• Delicious Descriptions
    Jul 22, 2019

    Apropos the snippet ‘Don’t Blink’ in the Glitterati column of the June 17 issue of Outlook, it is advisable to stay away from dashing divas. But your ­delicious descriptions of these ­ultra-modern hotties have kept me hooked to the magazine for years.


    Jyotiranjan Biswal, Durgapur

  • Jul 22, 2019

    This refers to Babus who run India (July 3). I am an ordinary citizen who unfortunately disagrees with most of leaders and babus. After reading and seeing differ ent media, citizens like me rue the ­disheartening aspects of our polity, economy and society. I am compelled to say humbly that the correct expression should have been “Babus, including leaders, who ruin India”. All leaders, including babus, think that they are the ones responsible for ­uplifting the country, but their act­ions are leading to India’s downfall.


    G.L. Karkal, Pune

  • Jul 22, 2019

    This refers to The Mystery of Ratna Bhandar (July 8). I wonder what is so newsworthy in this story. Is this not common in other temples as well as churches and mosques? The only difference is that such stories are not divulged to the public. Surprisingly, the article ends with the statement that some people believe only a CBI enquiry would bring out the truth. Really? Do they believe in such an outcome? In my humble opinion, when people are solely guided by faith, they will not allow any government or institution to reveal the truth to the public. There will no proper investigation into this case; only a make-believe one.


    G.L. Karkal, Pune

  • Jul 15, 2019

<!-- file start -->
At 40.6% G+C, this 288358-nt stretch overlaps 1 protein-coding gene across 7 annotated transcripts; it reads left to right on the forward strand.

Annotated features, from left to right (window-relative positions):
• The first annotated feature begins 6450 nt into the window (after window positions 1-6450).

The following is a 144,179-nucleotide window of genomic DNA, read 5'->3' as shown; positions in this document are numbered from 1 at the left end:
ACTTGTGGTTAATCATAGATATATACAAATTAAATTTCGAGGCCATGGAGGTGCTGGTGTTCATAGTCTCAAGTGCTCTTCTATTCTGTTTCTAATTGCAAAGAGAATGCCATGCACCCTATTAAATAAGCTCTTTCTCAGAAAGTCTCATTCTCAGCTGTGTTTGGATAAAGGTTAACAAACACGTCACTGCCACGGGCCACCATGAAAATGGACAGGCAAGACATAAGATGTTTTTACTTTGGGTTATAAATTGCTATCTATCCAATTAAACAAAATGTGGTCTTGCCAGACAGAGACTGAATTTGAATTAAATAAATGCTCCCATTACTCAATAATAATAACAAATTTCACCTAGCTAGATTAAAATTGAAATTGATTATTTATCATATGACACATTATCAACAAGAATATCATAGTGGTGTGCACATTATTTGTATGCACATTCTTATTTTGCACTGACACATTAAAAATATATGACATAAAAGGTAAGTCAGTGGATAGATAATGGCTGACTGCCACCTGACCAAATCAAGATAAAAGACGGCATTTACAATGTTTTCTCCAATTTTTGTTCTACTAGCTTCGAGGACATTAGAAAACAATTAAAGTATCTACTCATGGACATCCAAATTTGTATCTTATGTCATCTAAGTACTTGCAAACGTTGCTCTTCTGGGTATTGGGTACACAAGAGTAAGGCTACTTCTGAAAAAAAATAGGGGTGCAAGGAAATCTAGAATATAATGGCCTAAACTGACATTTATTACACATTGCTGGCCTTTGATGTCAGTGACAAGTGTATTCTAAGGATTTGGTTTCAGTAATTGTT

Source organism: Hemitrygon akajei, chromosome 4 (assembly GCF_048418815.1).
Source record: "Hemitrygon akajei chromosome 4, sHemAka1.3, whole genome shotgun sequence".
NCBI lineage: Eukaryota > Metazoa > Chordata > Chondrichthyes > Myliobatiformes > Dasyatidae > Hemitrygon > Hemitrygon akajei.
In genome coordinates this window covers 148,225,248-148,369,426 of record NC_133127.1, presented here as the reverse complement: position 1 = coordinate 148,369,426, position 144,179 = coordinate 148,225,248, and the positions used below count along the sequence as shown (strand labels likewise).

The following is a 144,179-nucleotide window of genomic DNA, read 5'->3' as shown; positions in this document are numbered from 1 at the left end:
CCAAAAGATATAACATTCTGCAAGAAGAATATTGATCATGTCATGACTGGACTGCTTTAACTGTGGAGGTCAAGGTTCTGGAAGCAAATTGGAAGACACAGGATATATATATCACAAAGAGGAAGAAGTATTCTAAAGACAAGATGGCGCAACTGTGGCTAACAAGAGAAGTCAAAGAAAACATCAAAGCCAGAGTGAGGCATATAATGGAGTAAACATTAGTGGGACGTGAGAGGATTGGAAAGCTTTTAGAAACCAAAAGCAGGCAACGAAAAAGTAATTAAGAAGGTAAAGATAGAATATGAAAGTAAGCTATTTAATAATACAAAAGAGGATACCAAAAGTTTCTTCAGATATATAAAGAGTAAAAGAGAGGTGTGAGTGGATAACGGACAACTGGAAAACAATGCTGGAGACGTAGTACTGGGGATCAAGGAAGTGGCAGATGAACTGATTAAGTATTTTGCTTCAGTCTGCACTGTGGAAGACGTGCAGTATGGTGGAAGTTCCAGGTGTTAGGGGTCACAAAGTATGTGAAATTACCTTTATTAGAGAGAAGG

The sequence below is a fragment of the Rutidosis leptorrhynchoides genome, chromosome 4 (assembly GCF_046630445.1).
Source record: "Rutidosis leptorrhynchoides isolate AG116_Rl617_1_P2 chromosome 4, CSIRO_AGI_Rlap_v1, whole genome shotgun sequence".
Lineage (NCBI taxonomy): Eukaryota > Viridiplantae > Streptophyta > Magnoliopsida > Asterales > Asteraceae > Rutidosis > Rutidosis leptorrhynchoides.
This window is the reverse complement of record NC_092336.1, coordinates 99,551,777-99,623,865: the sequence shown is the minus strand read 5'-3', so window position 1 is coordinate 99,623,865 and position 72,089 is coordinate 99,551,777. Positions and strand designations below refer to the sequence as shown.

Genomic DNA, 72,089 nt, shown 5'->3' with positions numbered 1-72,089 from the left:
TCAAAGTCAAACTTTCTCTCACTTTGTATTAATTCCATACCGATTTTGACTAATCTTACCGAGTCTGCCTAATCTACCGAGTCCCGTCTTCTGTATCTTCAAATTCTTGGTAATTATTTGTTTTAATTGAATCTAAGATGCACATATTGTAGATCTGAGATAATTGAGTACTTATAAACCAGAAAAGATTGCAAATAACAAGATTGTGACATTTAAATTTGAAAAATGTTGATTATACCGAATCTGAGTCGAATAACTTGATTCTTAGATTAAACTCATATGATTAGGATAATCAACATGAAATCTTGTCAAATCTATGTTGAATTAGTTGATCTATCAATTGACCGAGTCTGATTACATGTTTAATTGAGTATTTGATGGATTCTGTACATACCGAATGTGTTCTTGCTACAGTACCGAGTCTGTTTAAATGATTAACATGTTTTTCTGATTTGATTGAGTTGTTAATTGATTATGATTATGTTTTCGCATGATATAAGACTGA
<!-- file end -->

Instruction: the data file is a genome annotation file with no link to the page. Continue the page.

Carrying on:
This refers to your cover story on West Bengal (Agni Pariksha, July 1). CM Mamata Banerjee’s political rival is no more the Left Front, but the BJP. No wonder she is holding the party ruling at the Centre and “outsiders” responsible for the growing violence in the state. Her party, which had won 34 of the total 42 Lok Sabha seats in Bengal in 2014, was reduced to 22 in 2019, while the BJP, which drew a blank in 2014, bagged 18 seats this time, with voteshare up to 40.25 per cent from 17 per cent. The major chunk of Left Front votes has shifted to the BJP and the TMC, ­causing the latter’s voteshare to go up as well. Mamata’s disrespect for the Centre’s authority is against the ­constitutional scheme of India’s federal structure. She refused to attend a NITI Aayog meeting citing the body’s lack of fin­ancial powers and role in supporting state plans. She also opted out of the all-party meet called by PM Narendra Modi on June 19 to discuss several issues, including the ‘one ­nation, one election’ idea. The Bengal CM asked for a white paper on the idea first. When the Centre issued an ­advisory to Bengal on the law-and-­order situation, she challenged the Centre to issue such an advisory to Uttar Pradesh ­instead. Meanwhile, TMC MLAs and councillors have been joining the BJP. The assembly polls due in 2021 will be Mamata’s real Agni Pariksha.